1. What is your class about?
I teach many but all of them are related to photography, one of my favorites is documentary photography. I like it because it's not easy to get inside the world of another person or to take pictures of the candidness of life and maybe because I am a photojournalist and that has always been my favorite kind of photography. So many things get uncovered and learned during the course of the 10 week class, probably as much about yourself as your subject. Transformations happen and it's an amazing process.
One of my favorite quotes is:
"While there is perhaps a province in which the photograph can tell us nothing more than what we see with our own eyes, there is another in which it proves to us how little our eyes permit us to see." -Dorothea Lange.
Documentary photography teaches us to ditch our preconceived ideas about a subject and really look and watch and observer.
2. What is the most important thing you want students to take away from your class?
The ability to generate ideas and think for themselves and then go out and execute. Experience has taught me that students learn best by doing---then seeing what they did wrong and learning how to correct the mistakes. Failure and mistakes (also known as "experience") are always the best and fastest ways to learn anything as far as I know. So, go out and fail---that's how you succeed.3. What is one of your favorite assignments to give? Please share a few pieces of the best work your students have done for this assignment.
One was Sandra Arenas documentary of the life of Milo Bell. A hip 92-year-old who hangs out by the pool at The Standard among other spots. He's kind of an icon on Miami Beach. Through the process of taking his pictures, she found out he is kind of lonely and so eventually this loneliness showed up visually in the pictures. Why do you like this work? I like it because it's visual story telling at it's best. We uncover something about the subject and about ourselves when we look into someone else's life. I also love that they are all shot in available light because it sets a mood of the sunny life in South Beach and yet the shadowy lonely side of being 92 in what is basically seen as a young person's world. Everyone is South Beach has a big concern about looking good and staying fit and young. So it's a bit of a juxtaposition to be that age living in South Beach towards the end of your life.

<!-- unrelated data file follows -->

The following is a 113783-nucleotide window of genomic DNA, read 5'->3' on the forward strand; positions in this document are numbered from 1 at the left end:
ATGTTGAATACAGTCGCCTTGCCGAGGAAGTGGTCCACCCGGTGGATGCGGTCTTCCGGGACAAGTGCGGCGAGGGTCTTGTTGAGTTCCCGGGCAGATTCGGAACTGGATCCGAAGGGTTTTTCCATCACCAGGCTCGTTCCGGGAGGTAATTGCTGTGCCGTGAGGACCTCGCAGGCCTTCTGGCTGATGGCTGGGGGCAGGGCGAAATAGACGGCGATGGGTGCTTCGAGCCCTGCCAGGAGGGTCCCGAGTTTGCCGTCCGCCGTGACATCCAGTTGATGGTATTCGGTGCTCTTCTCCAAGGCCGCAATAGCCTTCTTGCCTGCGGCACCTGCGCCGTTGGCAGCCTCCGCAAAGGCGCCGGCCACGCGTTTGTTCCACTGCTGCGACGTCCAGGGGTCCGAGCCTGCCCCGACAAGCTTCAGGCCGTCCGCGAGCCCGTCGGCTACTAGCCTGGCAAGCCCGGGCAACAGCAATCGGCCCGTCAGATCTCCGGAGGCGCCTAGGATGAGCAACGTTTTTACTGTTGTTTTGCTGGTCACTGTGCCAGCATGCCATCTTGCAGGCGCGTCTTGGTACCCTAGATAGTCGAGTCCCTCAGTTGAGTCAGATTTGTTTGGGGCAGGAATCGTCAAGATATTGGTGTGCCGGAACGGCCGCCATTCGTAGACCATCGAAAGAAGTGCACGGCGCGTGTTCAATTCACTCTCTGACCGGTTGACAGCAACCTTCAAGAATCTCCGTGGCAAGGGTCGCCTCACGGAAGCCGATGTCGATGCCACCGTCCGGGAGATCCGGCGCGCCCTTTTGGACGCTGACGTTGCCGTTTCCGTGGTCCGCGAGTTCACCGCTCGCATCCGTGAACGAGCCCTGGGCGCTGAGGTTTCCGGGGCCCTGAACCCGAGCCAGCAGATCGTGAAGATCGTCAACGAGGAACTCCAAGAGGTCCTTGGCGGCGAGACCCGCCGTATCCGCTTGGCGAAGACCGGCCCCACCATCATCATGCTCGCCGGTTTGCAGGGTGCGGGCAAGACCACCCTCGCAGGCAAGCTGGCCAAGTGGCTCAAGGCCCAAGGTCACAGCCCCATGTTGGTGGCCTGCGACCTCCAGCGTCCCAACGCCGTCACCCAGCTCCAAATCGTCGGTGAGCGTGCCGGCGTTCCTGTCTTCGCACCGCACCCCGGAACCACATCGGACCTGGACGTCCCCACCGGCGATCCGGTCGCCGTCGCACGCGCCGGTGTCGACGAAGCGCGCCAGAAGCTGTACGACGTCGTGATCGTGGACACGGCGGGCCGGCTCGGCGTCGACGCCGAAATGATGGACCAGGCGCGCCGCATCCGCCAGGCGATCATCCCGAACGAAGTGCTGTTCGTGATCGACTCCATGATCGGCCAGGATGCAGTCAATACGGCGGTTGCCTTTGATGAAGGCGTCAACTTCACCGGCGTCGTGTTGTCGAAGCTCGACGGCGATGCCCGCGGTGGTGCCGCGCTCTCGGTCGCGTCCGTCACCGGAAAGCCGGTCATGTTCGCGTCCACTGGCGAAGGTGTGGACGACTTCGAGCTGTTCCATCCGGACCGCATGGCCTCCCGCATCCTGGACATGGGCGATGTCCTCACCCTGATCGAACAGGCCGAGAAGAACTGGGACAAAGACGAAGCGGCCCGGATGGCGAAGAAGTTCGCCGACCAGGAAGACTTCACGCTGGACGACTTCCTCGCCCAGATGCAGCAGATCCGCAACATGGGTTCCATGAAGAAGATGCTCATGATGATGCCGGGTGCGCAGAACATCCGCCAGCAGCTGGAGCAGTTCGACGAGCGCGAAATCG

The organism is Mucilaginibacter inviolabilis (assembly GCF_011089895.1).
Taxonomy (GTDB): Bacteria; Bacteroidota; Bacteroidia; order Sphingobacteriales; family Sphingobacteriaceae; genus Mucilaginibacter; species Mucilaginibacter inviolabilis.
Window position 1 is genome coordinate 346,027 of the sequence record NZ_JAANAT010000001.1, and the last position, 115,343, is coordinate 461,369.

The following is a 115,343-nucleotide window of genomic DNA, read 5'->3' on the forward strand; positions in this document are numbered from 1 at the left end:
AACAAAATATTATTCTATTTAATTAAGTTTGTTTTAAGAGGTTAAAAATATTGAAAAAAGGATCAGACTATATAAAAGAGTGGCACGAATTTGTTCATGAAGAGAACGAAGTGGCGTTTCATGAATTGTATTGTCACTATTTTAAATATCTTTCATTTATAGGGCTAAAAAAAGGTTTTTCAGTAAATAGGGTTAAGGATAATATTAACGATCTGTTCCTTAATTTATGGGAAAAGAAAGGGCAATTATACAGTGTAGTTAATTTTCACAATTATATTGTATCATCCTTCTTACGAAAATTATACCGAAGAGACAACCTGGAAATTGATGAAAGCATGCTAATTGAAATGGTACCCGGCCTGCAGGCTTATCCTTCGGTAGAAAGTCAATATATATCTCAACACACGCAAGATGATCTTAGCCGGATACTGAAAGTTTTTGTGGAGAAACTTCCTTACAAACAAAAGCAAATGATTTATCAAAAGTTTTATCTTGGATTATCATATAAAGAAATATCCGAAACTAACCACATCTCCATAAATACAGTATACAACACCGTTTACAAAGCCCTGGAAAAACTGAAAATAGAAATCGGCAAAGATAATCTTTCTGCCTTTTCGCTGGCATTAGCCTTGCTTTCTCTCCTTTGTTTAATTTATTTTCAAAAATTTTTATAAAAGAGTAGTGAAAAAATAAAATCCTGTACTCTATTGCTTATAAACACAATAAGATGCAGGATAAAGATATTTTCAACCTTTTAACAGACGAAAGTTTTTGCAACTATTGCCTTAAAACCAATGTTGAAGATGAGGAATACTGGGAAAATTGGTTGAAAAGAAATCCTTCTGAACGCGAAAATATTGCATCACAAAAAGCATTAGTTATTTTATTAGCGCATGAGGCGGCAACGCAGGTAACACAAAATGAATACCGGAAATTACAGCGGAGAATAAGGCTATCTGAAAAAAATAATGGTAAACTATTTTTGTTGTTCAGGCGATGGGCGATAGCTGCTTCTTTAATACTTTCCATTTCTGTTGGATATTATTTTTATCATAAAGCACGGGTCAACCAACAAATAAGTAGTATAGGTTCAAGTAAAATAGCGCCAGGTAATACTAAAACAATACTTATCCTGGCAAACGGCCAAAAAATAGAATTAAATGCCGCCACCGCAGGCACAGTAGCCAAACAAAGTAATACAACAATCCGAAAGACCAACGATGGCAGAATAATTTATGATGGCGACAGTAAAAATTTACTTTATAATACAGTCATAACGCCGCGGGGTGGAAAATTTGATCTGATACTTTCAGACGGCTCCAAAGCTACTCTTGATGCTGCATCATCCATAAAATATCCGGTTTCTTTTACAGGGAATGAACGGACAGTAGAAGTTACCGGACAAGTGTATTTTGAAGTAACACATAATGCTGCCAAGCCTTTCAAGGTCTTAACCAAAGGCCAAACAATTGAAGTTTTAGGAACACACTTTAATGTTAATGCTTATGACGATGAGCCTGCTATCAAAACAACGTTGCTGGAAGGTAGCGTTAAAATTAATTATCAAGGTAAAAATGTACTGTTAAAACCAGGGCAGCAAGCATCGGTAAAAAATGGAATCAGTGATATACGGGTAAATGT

Mary Beth Koeth did a very interesting story about the Raven, a man who has run 8 miles every day on Miami Beach for almost 40 years now. The story began being about the running, but it ended up being about everything that keeps the man running and maybe uncovered what it is he is running from. Mary Beth has a great gift for approaching people and just gaining access really quickly and so she was able to dig deep into this character's life and she took a lot of time with him. She really devoted a lot of time to telling his story---and she did it very well. You saw the progression of her skill set along the way and the pictures just got better and better.
Paula Vasone also did a pretty amazing piece about a tattoo artist. And again the story began because the tattoo parlor looked interesting but as she kept going back, she found out it was also a church on Sundays, so obviously, it made for great visual story telling and she did an amazing job with it. I think that generally we love stories, we grow up having them read to us at early age (most of us) so telling a story through pictures is a bit of a challenge because you have to have your reader understand it even though they were not there, without using words. It's a valuable tool to have as a photographer.
4. What do you like about teaching?
I like watching the progression. It's a bit like planting seeds and watching them grow. I like that when one teaches, two learn. I think the best teachers tell you where to look but not what to see. I also like the challenge that not all students learn in the same way---so it's great to find the keys to unlocking the formulas to have everyone learn--- it's always different.